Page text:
pondělí 3. srpna


Britské listy:

  • Nejdůležitější články z minulých dní Česká televize a česká společnost:
  • Zběžná odpověď panu Mathému (Andrew Stroehlein)
  • A quick reply to Mr. Mathé (Andrew Stroehlein)
  • Poznámka Tomáše Peciny Česko-německé vztahy:
  • Back to Square One! (Tomáš Pecina) Romové:
  • Romové v kanadském nebi (Toronto Globe and Mail) Kauza Jan Kavan:
  • Stížnost Radě RTV (Tomáš Pecina)

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  • A Quick Reply to Mr Mathe

    Andrew Stroehlein

    It is perhaps a bit pointless to reply to the criticism of Mr Mathe after we have both seemingly said all we want to say on the issue, but I feel a few words are in order.

    Mr Mathe's criticism begins with an incredible list of things he doesn't feel able to criticise me for, so I feel I should do the same. I cannot say first-hand exactly what Czech TV was like during the Mathe years, but I think my criticism was fair. In fact, I thought I  had actually complimented Mr Mathe for helping to turn CT from a one party station to a multi-party station. The point of my comments on that period was not to comment on the work of Mr Mathe, who I never actually mentioned by name because my article was primarily concerned with the newsroom while Mr Mathe's responsibility covered the entire station, but to look at what Puchalsky's and Kytka's proposed reforms of the news were meant to achieve and to offer my view on why they failed.

    Obviously, Puchalsky won the competition for the director's chair of CT on the basis of a reform programme, and like any reform programme, his proposal was critical of certain aspects of the regime which preceded it. Kytka and I signed on to Puchalsky's ideas, and that meant that we were from the outset opposed to various aspects of the system under Mathe. Enough has already been written about this. Suffice it to say that I never actually blamed Mathe for the regime in the newsroom. That he defends his work is logical, but it is also clear that when the Council accepted Puchalsky's plan, they were openly admitting that change was essential.

    A few brief points. Linguistically, "all-round" coverage of the news ("versatile" is laughable in this context, and no one would wish it as it implies a pliant subservience) is essentially the same as "multi- party" or "all-party". There is a key difference between showing every party's side of the news and showing no party's side of the news. It is the difference between being a universal mouthpiece and being an critical analyst. I think the concepts "vsestrannost" and "nestrannost" are different ("all-sided" and "no-sided" would be the most precise translations into English if they were English words). If I made a linguistic mistake, I would welcome a third party to explain it to us. In any case, the point of my argument remains completely valid: CT was not and is not independent of party influence.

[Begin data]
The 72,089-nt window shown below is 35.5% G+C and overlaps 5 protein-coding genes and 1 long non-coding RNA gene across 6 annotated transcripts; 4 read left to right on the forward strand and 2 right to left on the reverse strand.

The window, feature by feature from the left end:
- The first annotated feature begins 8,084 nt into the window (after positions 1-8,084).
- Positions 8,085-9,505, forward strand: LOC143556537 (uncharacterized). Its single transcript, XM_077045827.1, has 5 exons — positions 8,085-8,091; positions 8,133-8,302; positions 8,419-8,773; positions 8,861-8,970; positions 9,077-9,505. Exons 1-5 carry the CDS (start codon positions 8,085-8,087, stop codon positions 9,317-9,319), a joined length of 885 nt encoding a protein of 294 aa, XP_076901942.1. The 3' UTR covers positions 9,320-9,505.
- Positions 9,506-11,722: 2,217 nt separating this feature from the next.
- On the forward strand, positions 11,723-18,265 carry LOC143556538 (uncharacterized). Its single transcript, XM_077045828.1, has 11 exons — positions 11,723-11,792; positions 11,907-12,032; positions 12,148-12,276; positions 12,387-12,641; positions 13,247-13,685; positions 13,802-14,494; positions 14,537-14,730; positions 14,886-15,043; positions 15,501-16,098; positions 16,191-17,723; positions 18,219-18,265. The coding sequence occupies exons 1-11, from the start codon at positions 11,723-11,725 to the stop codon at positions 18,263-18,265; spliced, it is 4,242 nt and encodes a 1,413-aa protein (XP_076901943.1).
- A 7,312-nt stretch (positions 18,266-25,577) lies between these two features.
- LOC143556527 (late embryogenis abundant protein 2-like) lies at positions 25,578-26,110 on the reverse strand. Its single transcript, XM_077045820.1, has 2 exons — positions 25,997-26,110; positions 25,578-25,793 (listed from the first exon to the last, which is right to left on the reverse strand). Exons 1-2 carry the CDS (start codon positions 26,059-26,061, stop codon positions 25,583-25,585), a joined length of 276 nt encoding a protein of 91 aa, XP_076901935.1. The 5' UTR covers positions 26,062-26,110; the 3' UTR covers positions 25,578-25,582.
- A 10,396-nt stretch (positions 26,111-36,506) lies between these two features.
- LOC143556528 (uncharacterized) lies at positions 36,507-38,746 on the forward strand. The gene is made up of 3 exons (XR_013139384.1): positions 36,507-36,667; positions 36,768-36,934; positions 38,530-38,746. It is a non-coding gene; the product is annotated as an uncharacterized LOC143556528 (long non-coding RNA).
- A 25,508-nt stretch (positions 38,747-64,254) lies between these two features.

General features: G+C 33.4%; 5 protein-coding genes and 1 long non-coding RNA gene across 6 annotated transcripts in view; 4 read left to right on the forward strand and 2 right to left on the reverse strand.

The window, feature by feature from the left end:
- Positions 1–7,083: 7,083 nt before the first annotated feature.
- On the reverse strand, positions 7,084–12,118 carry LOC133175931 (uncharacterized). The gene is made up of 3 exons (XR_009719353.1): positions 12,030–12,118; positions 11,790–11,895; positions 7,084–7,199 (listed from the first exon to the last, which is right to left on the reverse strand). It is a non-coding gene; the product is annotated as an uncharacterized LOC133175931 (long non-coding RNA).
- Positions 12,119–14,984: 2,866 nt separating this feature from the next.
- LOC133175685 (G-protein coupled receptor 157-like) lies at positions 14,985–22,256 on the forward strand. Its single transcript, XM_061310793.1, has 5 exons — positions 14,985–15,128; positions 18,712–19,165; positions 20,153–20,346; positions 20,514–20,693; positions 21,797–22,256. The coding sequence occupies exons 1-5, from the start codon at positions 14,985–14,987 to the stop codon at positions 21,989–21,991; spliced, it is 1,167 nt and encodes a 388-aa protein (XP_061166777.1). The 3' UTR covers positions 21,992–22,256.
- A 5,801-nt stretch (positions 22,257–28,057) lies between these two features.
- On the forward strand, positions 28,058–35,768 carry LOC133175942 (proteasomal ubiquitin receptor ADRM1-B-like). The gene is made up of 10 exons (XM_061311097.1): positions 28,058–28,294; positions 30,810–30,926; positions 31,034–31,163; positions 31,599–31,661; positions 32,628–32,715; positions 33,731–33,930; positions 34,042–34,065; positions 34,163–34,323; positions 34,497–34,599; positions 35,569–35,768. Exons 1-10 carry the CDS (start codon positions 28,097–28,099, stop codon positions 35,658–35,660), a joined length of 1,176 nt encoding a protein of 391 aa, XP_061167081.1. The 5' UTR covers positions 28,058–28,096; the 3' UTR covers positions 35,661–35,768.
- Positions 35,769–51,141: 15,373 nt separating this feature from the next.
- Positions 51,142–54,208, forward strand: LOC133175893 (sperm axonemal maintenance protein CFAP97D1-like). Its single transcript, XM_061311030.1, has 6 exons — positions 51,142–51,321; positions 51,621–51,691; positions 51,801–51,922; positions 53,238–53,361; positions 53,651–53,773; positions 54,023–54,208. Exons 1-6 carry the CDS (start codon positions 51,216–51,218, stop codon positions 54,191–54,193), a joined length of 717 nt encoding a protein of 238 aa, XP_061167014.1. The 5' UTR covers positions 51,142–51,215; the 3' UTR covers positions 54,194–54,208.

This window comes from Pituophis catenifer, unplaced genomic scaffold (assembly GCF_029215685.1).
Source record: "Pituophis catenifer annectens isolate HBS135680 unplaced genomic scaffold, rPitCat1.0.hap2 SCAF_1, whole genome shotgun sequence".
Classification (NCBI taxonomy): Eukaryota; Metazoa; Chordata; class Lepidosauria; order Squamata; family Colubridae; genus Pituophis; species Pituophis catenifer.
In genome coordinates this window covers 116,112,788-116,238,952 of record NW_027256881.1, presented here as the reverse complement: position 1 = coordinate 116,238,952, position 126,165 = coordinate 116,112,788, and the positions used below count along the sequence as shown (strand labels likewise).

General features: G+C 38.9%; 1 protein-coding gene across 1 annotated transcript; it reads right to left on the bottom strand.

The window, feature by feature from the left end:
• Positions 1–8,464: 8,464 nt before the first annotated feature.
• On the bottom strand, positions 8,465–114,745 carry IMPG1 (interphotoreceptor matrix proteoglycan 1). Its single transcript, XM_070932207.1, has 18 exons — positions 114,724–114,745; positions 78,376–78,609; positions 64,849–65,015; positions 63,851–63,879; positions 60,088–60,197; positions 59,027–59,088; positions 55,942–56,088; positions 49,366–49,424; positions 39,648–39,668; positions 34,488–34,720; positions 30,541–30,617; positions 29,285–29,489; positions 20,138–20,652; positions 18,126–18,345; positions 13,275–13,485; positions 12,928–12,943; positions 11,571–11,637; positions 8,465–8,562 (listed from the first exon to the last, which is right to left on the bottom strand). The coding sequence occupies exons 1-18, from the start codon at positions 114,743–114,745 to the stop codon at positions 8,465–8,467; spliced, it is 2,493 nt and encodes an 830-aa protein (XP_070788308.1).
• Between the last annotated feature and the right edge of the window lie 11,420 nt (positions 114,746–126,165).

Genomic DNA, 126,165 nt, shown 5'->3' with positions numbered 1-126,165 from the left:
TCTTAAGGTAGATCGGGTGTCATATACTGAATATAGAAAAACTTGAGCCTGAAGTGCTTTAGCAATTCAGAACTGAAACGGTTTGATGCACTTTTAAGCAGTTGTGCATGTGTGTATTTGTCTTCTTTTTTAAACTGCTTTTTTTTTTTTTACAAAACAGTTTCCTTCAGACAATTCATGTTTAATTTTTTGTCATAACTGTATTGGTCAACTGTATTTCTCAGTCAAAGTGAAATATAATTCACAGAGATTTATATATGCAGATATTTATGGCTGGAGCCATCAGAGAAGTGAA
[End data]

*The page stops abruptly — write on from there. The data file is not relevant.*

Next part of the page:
It would be much more interesting if Mr Mathe would comment on some of the articles that have been in BL lately about the regular blackmailing of shows like 21 by various politicians and ministries. During my brief period at CT (in which I do not claim to have made anything absolutely perfect - I was still learning to be sure), I was at least able to document actual cases of such unscrupulous practices. Ota Cerny in his recently published memoirs also mentions this activity. I would like to know if Mr Mathe, in his many years of leading CT, also has compiled such a list and if he would be willing to share it with the public. Perhaps by publicly comparing notes, we could actually help to improve the position of CT news.

    To defend myself against the personal attacks in Mr Mathe's article: Although I have written well over one hundred articles in the Czech press, Mr Mathe seems to recall only those I wrote about the President's unjustifiable side-lining of certain democratically elected parties. The fact that the Castle was openly promoting a back- tracking of this isolation policy after the recent elections probably means that my ideas are not so radical as was once thought (see my article "The Great Shift" a few weeks ago). For someone to try to paint me as a friend of Republicans and Communists is rather absurd and bordering on the primitive. Read the articles, and judge for yourself.

    Andrew Stroehlein

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